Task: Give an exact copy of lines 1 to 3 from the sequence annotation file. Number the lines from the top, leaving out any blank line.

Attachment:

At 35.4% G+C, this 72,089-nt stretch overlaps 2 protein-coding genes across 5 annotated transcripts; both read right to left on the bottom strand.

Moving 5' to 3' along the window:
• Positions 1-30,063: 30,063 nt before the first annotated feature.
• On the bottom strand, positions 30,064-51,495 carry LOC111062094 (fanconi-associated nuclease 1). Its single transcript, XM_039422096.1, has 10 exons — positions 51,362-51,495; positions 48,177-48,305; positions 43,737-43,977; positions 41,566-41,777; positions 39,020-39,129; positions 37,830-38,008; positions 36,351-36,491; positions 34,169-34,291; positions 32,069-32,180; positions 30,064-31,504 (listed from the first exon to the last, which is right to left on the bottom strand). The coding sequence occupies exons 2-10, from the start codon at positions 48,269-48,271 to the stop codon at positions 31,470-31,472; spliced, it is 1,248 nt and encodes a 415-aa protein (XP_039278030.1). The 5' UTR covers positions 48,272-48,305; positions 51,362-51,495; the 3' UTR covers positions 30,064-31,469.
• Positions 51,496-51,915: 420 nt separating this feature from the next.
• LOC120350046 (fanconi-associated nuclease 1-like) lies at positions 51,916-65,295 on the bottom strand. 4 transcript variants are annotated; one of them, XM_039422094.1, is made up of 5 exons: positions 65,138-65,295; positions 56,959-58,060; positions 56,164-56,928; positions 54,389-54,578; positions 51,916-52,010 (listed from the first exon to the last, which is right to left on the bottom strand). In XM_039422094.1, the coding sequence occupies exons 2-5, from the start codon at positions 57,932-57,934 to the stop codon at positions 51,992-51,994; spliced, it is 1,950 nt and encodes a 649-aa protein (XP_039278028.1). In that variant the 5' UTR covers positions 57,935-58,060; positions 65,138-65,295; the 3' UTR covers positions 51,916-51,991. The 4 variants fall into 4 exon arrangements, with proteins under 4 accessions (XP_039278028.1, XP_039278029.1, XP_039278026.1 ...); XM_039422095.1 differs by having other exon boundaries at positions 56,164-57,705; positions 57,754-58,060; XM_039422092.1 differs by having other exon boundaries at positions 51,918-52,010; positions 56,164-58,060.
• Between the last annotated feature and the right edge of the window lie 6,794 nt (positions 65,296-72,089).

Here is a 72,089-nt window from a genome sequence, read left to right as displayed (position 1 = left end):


At 35.4% G+C, this 72,089-nt stretch overlaps 2 protein-coding genes across 5 annotated transcripts; both read right to left on the bottom strand.

Moving 5' to 3' along the window:
• Positions 1-30,063: 30,063 nt before the first annotated feature.